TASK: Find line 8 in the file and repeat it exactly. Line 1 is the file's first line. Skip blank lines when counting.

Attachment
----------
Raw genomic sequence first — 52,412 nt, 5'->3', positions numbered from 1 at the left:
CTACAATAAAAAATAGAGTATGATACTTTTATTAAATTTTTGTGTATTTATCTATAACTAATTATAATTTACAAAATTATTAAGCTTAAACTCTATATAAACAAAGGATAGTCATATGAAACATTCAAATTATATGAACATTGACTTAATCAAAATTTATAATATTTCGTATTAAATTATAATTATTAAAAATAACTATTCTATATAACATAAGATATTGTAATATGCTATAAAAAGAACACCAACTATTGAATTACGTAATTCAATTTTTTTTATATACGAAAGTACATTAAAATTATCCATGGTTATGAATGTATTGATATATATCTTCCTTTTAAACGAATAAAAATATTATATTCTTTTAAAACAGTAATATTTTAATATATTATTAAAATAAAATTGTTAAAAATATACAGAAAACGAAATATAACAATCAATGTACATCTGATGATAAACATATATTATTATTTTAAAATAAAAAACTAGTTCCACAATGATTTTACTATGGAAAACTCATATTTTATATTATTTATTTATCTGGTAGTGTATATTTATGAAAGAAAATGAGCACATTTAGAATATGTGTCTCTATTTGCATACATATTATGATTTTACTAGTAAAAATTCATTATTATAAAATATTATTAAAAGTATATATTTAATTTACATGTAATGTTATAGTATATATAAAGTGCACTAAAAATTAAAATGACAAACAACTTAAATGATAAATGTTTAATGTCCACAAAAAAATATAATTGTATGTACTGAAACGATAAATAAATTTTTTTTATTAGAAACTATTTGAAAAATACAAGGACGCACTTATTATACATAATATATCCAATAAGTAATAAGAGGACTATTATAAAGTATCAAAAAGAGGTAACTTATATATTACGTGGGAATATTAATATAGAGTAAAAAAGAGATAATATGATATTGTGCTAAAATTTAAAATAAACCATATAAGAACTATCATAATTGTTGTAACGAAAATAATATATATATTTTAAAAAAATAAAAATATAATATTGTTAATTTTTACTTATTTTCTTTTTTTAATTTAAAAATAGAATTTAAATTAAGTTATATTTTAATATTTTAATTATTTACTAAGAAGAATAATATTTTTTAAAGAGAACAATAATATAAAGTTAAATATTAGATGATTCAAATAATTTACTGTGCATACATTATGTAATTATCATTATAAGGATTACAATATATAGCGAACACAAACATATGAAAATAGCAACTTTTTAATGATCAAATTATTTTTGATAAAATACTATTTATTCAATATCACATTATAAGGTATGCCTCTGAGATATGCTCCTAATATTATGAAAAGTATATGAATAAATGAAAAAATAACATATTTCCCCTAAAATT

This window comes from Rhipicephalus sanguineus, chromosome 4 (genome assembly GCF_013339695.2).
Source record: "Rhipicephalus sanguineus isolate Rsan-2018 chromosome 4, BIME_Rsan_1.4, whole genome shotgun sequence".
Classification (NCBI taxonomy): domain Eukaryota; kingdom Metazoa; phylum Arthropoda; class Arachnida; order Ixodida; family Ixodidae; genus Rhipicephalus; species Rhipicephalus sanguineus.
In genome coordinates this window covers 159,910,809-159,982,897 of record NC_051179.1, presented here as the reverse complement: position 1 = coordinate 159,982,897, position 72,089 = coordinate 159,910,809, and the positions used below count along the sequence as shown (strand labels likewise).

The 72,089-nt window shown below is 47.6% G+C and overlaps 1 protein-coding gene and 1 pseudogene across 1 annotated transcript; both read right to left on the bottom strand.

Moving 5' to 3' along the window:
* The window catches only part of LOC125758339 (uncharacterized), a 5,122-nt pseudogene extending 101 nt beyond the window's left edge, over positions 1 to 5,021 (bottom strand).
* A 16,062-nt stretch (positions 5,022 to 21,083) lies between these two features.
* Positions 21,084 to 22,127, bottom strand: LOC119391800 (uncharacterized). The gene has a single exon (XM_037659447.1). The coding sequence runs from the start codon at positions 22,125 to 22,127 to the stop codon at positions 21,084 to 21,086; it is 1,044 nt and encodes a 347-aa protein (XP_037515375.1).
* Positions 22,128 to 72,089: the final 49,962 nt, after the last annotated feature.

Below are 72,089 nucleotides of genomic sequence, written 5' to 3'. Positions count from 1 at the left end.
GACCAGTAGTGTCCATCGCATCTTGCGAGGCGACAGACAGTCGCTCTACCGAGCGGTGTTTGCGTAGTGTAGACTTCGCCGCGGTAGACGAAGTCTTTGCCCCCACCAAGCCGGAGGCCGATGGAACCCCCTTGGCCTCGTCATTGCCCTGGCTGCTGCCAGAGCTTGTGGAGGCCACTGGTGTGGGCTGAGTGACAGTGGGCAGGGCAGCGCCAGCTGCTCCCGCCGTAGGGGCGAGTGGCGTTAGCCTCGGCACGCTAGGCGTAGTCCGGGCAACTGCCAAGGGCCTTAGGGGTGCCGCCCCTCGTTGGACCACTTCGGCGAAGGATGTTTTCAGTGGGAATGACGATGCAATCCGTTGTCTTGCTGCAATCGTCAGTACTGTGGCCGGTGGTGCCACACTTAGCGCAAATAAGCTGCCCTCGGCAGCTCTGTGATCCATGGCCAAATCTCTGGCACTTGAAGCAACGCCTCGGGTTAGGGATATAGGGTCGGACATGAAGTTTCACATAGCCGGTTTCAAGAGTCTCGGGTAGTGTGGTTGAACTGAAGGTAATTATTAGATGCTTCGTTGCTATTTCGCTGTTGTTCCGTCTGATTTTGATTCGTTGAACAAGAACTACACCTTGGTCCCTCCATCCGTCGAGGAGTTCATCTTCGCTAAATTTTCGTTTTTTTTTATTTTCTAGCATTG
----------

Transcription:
Moving 5' to 3' along the window: